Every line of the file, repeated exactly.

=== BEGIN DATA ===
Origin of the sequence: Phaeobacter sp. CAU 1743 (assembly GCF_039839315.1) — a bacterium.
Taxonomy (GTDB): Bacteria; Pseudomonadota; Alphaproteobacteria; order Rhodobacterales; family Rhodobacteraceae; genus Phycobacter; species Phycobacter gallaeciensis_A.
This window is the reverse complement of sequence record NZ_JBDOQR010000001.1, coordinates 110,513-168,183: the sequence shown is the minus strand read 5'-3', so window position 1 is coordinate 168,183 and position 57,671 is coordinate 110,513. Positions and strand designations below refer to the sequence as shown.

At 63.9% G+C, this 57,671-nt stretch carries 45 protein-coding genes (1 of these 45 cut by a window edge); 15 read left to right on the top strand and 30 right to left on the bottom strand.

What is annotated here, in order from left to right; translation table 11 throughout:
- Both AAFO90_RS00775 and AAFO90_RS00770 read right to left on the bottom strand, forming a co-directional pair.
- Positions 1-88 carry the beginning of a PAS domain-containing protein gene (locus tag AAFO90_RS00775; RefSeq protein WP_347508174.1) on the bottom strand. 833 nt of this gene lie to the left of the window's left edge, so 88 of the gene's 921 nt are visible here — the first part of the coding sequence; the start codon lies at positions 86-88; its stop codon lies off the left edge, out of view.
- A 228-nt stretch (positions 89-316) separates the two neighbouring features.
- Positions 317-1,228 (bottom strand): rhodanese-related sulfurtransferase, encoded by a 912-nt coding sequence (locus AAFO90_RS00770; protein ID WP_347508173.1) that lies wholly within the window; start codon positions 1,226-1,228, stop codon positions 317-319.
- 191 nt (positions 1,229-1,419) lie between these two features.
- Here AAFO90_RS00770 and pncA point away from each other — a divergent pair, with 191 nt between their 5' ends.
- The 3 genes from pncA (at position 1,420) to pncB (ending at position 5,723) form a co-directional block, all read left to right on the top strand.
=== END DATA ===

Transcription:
Origin of the sequence: Phaeobacter sp. CAU 1743 (assembly GCF_039839315.1) — a bacterium.
Taxonomy (GTDB): Bacteria; Pseudomonadota; Alphaproteobacteria; order Rhodobacterales; family Rhodobacteraceae; genus Phycobacter; species Phycobacter gallaeciensis_A.
This window is the reverse complement of sequence record NZ_JBDOQR010000001.1, coordinates 110,513-168,183: the sequence shown is the minus strand read 5'-3', so window position 1 is coordinate 168,183 and position 57,671 is coordinate 110,513. Positions and strand designations below refer to the sequence as shown.

At 63.9% G+C, this 57,671-nt stretch carries 45 protein-coding genes (1 of these 45 cut by a window edge); 15 read left to right on the top strand and 30 right to left on the bottom strand.

What is annotated here, in order from left to right; translation table 11 throughout:
- Both AAFO90_RS00775 and AAFO90_RS00770 read right to left on the bottom strand, forming a co-directional pair.
- Positions 1-88 carry the beginning of a PAS domain-containing protein gene (locus tag AAFO90_RS00775; RefSeq protein WP_347508174.1) on the bottom strand. 833 nt of this gene lie to the left of the window's left edge, so 88 of the gene's 921 nt are visible here — the first part of the coding sequence; the start codon lies at positions 86-88; its stop codon lies off the left edge, out of view.
- A 228-nt stretch (positions 89-316) separates the two neighbouring features.
- Positions 317-1,228 (bottom strand): rhodanese-related sulfurtransferase, encoded by a 912-nt coding sequence (locus AAFO90_RS00770; protein ID WP_347508173.1) that lies wholly within the window; start codon positions 1,226-1,228, stop codon positions 317-319.
- 191 nt (positions 1,229-1,419) lie between these two features.
- Here AAFO90_RS00770 and pncA point away from each other — a divergent pair, with 191 nt between their 5' ends.
- The 3 genes from pncA (at position 1,420) to pncB (ending at position 5,723) form a co-directional block, all read left to right on the top strand.